Bifocal Lenses

For many people, different lenses are needed for seeing at different distances. Bifocal lenses allow the wearer to look through two areas of the lens. One area focuses on distant objects. The other is used for reading. A little-known fact is that bifocals were invented by Benjamin Franklin, and his style of bifocals is still available today.

Most of the time the “reading” area is smaller, shaped like a sideways “D”, and found in the lower part of the lens. These bifocals are called line bifocals or flat-tops. If you are focusing on distant objects, you look through the top half of the lenses. To read a book, magazine, or newspaper, you look through the “reading” area. The Franklin-style lenses are less common and are split horizontally down the middle of each lens. One thing that is difficult about using bifocals is dealing with the line between the two vision areas. Fortunately, recent technologies have developed a new type of lens, called the no-line, or progressive, lens.

Photochromics (Lenses darken with sunlight)

Photochromic or “Transitions” are well-suited for those patients needing both prescription glasses and prescription sunglasses to accommodate an outdoor lifestyle Darkening of Photochromic is triggered by exposure to UV rays.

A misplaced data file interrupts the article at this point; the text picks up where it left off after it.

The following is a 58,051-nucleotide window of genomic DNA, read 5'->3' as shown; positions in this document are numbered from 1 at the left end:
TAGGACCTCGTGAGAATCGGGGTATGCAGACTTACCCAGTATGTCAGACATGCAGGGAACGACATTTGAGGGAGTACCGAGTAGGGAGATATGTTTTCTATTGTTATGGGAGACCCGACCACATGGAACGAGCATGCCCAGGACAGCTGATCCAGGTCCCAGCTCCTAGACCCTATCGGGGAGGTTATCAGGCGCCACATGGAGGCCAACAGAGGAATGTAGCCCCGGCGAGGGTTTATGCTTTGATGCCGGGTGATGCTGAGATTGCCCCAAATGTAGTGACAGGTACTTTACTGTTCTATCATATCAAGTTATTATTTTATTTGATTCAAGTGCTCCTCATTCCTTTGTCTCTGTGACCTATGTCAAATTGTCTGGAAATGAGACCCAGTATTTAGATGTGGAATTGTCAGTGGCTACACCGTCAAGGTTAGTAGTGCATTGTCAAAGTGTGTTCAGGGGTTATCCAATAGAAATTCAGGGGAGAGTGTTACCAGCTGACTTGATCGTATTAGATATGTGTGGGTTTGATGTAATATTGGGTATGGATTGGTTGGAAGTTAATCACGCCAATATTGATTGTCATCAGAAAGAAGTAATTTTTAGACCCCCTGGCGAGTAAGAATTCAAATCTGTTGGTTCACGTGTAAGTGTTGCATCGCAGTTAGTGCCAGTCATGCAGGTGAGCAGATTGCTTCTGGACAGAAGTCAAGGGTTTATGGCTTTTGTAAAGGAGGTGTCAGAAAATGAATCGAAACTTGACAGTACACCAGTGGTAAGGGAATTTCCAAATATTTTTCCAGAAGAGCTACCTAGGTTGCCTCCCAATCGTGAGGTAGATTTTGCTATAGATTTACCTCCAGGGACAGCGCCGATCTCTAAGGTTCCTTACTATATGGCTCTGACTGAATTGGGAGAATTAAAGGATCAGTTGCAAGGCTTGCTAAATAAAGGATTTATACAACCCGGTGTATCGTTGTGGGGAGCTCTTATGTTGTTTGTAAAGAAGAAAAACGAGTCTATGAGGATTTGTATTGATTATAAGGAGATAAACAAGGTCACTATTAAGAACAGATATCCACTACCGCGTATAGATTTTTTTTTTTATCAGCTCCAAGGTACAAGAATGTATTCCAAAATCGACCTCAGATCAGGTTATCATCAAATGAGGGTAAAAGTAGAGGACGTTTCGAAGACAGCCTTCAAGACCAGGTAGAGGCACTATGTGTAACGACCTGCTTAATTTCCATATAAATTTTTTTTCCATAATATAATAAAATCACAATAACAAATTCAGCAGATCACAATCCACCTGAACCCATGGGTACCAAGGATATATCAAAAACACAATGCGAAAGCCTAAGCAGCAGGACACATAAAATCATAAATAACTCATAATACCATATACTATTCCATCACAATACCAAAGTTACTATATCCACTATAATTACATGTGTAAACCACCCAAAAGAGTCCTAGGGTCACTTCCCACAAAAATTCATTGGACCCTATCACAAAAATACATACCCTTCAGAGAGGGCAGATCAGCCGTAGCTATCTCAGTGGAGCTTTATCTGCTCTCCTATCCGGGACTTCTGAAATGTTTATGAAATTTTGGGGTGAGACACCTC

The change is caused by particles found within the lens. When the wearer goes outside, the lenses darken or tint. When the wearer goes back inside, the glasses become clear.

Our Doctors can discuss whether photochromic lenses fit into your lifestyle.

Polarized Lenses

As residents of the “Sunshine State”, we are not strangers to the discomfort and visual obstruction caused by glare from wet roads, light reflecting off other vehicles, and glare from your own windshield. This glare is not only uncomfortable but also dangerous. Polarized lenses help eliminate this glare.

Polarized lenses are the most effective type of sunglasses for clear and comfortable vision. Simple tinted or dark lenses just make things seem darker but do not eliminate annoying glare. In the past, polarized lenses were thought of as lenses for the outdoor enthusiast. It is true that fishermen can eliminate the bright reflections from the water and actually see into the water more easily than with other sunglasses, golfers can see the green easier, and joggers and bikers can enjoy reduced glare from the road; however, because they provide the best safest vision for drivers, we recommend polarized lenses to all our patients.

Scratch Resistant Coating

The plastics used to make the lenses in your glasses are more susceptible to scratches than the glass used in the past. Scratches not only affect the appearance of the lenses, they also affect how you see through them. The scratch-resistant coating helps minimize the occurrence of you do not minor scratches on your lenses. However, it is important to remember that scratch resistant does not mean scratch-proof. All lenses are susceptible to scratches.